Havasu Dave's - "Mini Bike" - (Just For Fun)

Dave, that bike has great lines, I like it a lot. Your fabricating skills are amazing.
Freddy, and everyone else, thanks for the comments. I intended to describe the frame in my first post and forgot to do so.

I got the frame off of the internet from a seat builder in California. He is also selling a you weld kit which I should have got instead. I figured this was cheaper than buying a bender.

I'm just a garage hack with an angle grinder. :hammer:
Last night, while in the garage sitting on my shop bucket, :drinkup: I grabbed an H35 I am using on another project and fitted it in the frame. Since this engine is original to that other bike, I can not use it, however I thought the fit and look was pretty good. I am a fan of these engines.

Thanks Pat, just an idea. I had to weld in a spacer and key for that brake. It spins mostly true. LOL. If I were to use a Tec on this bike, I'd have to fund it by selling the WB. Not sure I want to do that. I sure do like this engine in it though.
LOL, maybe. That exhaust and engine fits the frame perfectly. I've had that engine for five years, along with the Cat it belongs to. Chromed that pipe maybe four years ago, also original to the engine. I also really like the way an H35 runs. Every one I've ever had has been far stronger than my HS 40's, especially with the torque.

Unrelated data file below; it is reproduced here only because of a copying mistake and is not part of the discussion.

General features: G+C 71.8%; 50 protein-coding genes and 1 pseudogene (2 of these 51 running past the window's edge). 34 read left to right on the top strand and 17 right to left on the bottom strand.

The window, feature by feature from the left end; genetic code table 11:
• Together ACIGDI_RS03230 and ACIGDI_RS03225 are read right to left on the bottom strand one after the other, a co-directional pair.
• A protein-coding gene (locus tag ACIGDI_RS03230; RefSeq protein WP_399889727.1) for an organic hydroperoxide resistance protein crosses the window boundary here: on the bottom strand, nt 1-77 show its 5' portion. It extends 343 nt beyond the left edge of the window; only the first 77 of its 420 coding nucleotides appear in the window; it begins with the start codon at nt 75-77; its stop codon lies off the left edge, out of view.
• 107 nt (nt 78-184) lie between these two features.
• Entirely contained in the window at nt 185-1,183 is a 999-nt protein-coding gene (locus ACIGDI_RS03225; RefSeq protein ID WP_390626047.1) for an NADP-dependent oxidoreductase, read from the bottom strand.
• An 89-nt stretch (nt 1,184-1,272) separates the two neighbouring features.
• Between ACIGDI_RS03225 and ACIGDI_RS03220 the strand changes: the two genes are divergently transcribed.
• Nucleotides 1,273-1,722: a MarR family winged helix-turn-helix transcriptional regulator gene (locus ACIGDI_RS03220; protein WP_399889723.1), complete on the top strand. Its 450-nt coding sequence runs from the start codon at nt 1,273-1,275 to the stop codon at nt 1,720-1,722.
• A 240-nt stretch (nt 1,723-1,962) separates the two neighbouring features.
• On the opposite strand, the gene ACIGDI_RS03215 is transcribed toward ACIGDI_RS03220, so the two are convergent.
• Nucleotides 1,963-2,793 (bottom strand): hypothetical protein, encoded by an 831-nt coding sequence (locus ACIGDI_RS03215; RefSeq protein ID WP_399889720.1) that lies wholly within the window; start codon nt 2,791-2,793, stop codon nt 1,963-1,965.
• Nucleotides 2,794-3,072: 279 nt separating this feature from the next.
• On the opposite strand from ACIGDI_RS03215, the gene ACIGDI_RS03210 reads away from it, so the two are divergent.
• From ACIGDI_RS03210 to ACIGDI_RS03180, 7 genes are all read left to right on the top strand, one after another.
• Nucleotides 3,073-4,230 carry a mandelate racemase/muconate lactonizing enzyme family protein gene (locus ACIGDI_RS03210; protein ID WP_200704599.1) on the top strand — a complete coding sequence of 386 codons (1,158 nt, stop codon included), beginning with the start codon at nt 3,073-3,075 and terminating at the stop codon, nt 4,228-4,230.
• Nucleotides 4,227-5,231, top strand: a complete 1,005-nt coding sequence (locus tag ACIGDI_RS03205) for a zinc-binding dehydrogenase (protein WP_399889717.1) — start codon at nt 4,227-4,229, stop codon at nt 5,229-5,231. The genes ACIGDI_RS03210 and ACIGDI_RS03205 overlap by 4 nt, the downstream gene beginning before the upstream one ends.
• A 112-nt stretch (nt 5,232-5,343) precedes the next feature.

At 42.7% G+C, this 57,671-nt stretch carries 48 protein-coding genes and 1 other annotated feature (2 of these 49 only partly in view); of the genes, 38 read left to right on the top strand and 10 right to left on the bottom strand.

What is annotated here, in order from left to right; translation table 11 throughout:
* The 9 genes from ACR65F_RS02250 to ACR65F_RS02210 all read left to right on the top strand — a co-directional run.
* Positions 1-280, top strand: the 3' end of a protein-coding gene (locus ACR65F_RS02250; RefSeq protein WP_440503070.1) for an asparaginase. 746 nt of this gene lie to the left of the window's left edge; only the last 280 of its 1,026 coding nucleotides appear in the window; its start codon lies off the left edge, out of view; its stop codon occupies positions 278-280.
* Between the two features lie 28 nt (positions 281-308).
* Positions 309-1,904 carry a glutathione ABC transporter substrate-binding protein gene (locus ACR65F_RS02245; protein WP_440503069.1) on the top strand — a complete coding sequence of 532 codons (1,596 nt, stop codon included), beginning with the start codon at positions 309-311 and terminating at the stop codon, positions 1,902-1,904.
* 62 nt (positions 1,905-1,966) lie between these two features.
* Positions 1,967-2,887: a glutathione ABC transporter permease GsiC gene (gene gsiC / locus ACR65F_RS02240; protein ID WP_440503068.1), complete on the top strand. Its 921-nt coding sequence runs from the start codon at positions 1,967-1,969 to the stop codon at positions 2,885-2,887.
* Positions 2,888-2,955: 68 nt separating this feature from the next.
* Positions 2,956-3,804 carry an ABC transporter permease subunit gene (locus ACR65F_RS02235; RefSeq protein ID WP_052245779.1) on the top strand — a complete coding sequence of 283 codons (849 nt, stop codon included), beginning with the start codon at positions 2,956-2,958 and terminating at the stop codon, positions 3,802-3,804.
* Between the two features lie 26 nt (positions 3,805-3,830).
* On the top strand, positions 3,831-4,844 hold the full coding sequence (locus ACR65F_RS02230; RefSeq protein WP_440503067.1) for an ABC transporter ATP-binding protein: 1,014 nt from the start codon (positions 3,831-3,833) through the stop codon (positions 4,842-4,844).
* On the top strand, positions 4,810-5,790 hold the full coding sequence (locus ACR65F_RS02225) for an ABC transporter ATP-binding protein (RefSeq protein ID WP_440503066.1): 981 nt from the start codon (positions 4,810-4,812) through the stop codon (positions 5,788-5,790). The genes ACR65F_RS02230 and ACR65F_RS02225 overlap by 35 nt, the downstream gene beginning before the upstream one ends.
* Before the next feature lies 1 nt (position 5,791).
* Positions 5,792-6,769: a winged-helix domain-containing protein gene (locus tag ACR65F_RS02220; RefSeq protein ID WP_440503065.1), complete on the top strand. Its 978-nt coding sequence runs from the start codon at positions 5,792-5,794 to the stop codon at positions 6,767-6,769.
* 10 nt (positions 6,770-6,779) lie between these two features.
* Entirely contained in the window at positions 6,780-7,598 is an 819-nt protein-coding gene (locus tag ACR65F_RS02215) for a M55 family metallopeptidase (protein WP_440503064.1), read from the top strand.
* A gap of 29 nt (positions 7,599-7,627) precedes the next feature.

The exhaust I have on the West Bend is a Palmini from back in the day, and is way cooler than any Tec pipe though. So there's that. Garage buckets- dangerous and expensive places to sit.
I'm liking that Tec engine in that bike Dave it seems to fill the frame just right . Also agree with you on the H35 engine I have one in a EZ Rider and that little engine pulls strong. Don't know why but I seem to be getting hooked on these Tec engines...:shrug:
I'm liking that Tec engine in that bike Dave it seems to fill the frame just right . Also agree with you on the H35 engine I have one in a EZ Rider and that little engine pulls strong. Don't know why but I seem to be getting hooked on these Tec engines...:shrug:
It sure does fit nice in there Eric, but I cant use it. If I had more disposable cash, I'd probably put together a Tecumseh plant for it, but I did buy the frame because I wanted a use for that US Marine Power 5.8- besides the shelf.
Removed tires to check out steel stamped wheels. Was considering changing to Azusa aluminums, but it's hard not to fall in love with old, rusty wheels held together with TEN fasteners. :laugh:

Much rust and pitting on back sides. Paint stripper, wire wheel, muratic acid and water, soak in soda ash mixture.

Because someone didn't use flat washers against lock washers, some of the metal was rough on the holes. I have blood on my floor as testament to the importance of frikking flat washers. :hammer:

Rust converter, primer, rattle can "chrome." I've never found a good reason to fair the pitting on old wheels.

No, I will not be going crazy with chrome on this bike, not a little, not at all. Not if it was big, not if it was tall. I will get new hardware, maybe chrome, maybe zinc, whatever, it's making me think.